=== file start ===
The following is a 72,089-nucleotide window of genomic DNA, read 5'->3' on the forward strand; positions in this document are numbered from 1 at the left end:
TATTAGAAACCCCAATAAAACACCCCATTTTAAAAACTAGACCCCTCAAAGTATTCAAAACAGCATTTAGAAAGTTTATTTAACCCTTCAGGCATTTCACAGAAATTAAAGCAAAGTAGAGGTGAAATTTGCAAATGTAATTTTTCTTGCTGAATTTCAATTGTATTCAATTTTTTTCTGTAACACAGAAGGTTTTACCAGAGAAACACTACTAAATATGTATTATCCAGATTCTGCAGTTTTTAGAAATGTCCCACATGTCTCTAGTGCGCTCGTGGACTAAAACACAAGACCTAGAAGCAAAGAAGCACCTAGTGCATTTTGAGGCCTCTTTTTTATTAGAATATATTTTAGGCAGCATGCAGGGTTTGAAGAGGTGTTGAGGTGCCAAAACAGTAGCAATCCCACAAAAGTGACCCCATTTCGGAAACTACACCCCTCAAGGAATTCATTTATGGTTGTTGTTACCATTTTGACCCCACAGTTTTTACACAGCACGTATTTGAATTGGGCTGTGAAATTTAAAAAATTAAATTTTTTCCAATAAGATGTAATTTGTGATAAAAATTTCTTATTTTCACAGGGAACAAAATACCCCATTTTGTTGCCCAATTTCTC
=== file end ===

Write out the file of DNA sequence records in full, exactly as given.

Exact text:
The following is a 72,089-nucleotide window of genomic DNA, read 5'->3' on the forward strand; positions in this document are numbered from 1 at the left end:
TATTAGAAACCCCAATAAAACACCCCATTTTAAAAACTAGACCCCTCAAAGTATTCAAAACAGCATTTAGAAAGTTTATTTAACCCTTCAGGCATTTCACAGAAATTAAAGCAAAGTAGAGGTGAAATTTGCAAATGTAATTTTTCTTGCTGAATTTCAATTGTATTCAATTTTTTTCTGTAACACAGAAGGTTTTACCAGAGAAACACTACTAAATATGTATTATCCAGATTCTGCAGTTTTTAGAAATGTCCCACATGTCTCTAGTGCGCTCGTGGACTAAAACACAAGACCTAGAAGCAAAGAAGCACCTAGTGCATTTTGAGGCCTCTTTTTTATTAGAATATATTTTAGGCAGCATGCAGGGTTTGAAGAGGTGTTGAGGTGCCAAAACAGTAGCAATCCCACAAAAGTGACCCCATTTCGGAAACTACACCCCTCAAGGAATTCATTTATGGTTGTTGTTACCATTTTGACCCCACAGTTTTTACACAGCACGTATTTGAATTGGGCTGTGAAATTTAAAAAATTAAATTTTTTCCAATAAGATGTAATTTGTGATAAAAATTTCTTATTTTCACAGGGAACAAAATACCCCATTTTGTTGCCCAATTTCTC